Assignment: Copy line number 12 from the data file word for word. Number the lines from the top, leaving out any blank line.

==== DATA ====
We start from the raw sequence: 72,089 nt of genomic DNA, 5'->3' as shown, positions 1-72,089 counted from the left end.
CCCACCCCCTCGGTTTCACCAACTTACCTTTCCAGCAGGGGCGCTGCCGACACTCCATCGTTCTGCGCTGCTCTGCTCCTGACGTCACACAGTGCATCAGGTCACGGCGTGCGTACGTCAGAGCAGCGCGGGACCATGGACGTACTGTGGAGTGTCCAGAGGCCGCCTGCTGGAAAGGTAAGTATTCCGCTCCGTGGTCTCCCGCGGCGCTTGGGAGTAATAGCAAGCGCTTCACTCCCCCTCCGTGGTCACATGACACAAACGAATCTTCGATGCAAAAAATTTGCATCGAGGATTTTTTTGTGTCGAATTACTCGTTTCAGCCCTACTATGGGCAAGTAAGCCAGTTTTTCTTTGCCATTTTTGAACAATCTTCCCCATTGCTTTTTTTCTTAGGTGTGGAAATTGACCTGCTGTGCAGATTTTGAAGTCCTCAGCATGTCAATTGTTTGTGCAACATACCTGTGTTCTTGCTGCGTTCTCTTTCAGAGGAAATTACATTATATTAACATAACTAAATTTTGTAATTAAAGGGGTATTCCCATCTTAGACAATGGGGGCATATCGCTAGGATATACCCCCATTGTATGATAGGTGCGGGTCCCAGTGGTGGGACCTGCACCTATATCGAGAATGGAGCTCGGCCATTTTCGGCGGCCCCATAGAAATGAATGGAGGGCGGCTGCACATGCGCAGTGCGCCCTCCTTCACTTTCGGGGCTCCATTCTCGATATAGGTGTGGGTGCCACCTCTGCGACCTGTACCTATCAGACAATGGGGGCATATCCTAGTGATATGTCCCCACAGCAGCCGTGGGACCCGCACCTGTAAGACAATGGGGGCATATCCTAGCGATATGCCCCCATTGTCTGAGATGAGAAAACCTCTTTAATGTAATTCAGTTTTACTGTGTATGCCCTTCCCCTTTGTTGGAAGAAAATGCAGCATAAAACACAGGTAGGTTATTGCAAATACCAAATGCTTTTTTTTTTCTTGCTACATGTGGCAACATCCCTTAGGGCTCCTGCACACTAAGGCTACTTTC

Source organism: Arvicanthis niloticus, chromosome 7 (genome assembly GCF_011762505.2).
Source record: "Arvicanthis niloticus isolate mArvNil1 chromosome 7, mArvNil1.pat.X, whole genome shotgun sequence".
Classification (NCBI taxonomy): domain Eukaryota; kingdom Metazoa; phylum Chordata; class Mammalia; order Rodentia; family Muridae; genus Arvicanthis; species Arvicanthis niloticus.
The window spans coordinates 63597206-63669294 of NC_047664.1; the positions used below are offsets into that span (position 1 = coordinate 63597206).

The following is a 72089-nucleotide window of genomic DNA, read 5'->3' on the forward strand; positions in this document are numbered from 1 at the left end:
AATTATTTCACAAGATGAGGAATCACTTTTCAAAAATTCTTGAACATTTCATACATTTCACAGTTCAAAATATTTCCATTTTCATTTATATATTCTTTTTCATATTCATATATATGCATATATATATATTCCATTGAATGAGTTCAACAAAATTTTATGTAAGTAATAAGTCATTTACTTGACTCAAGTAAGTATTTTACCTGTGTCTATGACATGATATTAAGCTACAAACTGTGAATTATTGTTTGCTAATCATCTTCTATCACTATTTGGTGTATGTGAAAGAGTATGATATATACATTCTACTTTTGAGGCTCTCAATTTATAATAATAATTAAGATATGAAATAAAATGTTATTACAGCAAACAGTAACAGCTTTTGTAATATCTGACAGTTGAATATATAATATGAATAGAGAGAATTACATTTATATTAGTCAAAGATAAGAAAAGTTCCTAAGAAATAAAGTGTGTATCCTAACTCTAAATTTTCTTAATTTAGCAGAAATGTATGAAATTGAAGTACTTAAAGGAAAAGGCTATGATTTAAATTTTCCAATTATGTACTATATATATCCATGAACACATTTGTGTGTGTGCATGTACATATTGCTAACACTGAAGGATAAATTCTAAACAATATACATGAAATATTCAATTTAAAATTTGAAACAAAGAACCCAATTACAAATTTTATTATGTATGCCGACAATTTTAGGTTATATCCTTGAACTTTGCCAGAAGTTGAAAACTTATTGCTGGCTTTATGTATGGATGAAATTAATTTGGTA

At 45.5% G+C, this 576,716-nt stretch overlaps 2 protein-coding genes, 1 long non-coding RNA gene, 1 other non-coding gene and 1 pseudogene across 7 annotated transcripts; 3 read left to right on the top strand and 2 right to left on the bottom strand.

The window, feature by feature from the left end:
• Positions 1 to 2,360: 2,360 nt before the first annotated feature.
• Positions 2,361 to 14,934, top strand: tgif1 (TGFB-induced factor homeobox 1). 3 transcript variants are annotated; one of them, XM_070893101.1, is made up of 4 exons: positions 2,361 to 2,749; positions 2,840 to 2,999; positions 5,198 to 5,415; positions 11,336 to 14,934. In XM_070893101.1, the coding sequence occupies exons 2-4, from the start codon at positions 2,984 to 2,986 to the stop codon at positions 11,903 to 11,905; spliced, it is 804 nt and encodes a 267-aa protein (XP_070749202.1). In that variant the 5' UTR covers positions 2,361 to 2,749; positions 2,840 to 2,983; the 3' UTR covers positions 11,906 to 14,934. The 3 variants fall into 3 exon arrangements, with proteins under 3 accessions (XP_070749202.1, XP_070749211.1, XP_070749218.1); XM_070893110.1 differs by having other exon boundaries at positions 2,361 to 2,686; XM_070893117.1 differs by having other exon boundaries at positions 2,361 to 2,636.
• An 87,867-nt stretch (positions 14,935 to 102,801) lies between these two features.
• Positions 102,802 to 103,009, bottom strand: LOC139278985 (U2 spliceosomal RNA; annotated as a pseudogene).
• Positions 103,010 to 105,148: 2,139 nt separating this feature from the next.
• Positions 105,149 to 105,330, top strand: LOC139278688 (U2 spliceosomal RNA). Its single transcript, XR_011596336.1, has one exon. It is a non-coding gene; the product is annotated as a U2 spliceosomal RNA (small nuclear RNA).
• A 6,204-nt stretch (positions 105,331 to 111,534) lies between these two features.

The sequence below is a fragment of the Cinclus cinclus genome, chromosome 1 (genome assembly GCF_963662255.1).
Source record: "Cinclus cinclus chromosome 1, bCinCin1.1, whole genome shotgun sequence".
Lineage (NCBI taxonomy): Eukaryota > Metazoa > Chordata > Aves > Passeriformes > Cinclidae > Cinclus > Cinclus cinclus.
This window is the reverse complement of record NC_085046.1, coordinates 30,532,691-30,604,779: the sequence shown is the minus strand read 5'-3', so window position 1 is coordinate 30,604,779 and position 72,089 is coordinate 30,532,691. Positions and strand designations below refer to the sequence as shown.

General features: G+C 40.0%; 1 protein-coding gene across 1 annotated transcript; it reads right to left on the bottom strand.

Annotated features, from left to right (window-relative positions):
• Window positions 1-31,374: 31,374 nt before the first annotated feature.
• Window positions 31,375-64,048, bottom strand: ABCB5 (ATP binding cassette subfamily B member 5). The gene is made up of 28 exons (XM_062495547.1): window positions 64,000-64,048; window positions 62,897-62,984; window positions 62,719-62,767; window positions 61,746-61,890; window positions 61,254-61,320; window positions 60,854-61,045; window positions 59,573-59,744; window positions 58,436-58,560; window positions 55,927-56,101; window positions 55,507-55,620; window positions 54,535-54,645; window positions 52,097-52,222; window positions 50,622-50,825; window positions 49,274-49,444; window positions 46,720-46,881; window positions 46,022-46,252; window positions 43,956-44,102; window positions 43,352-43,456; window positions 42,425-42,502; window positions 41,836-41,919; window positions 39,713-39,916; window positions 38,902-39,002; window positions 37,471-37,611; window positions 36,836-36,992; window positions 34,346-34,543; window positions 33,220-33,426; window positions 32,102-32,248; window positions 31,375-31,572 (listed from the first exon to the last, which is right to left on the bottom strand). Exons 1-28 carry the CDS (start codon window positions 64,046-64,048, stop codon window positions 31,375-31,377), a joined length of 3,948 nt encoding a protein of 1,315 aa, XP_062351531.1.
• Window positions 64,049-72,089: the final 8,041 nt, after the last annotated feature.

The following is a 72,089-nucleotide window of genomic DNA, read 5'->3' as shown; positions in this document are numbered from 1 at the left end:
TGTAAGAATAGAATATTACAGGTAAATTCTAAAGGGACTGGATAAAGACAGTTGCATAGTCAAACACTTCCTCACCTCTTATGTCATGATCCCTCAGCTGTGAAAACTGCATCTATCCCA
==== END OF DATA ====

• Positions 2,361 to 14,934, top strand: tgif1 (TGFB-induced factor homeobox 1). 3 transcript variants are annotated; one of them, XM_070893101.1, is made up of 4 exons: positions 2,361 to 2,749; positions 2,840 to 2,999; positions 5,198 to 5,415; positions 11,336 to 14,934. In XM_070893101.1, the coding sequence occupies exons 2-4, from the start codon at positions 2,984 to 2,986 to the stop codon at positions 11,903 to 11,905; spliced, it is 804 nt and encodes a 267-aa protein (XP_070749202.1). In that variant the 5' UTR covers positions 2,361 to 2,749; positions 2,840 to 2,983; the 3' UTR covers positions 11,906 to 14,934. The 3 variants fall into 3 exon arrangements, with proteins under 3 accessions (XP_070749202.1, XP_070749211.1, XP_070749218.1); XM_070893110.1 differs by having other exon boundaries at positions 2,361 to 2,686; XM_070893117.1 differs by having other exon boundaries at positions 2,361 to 2,636.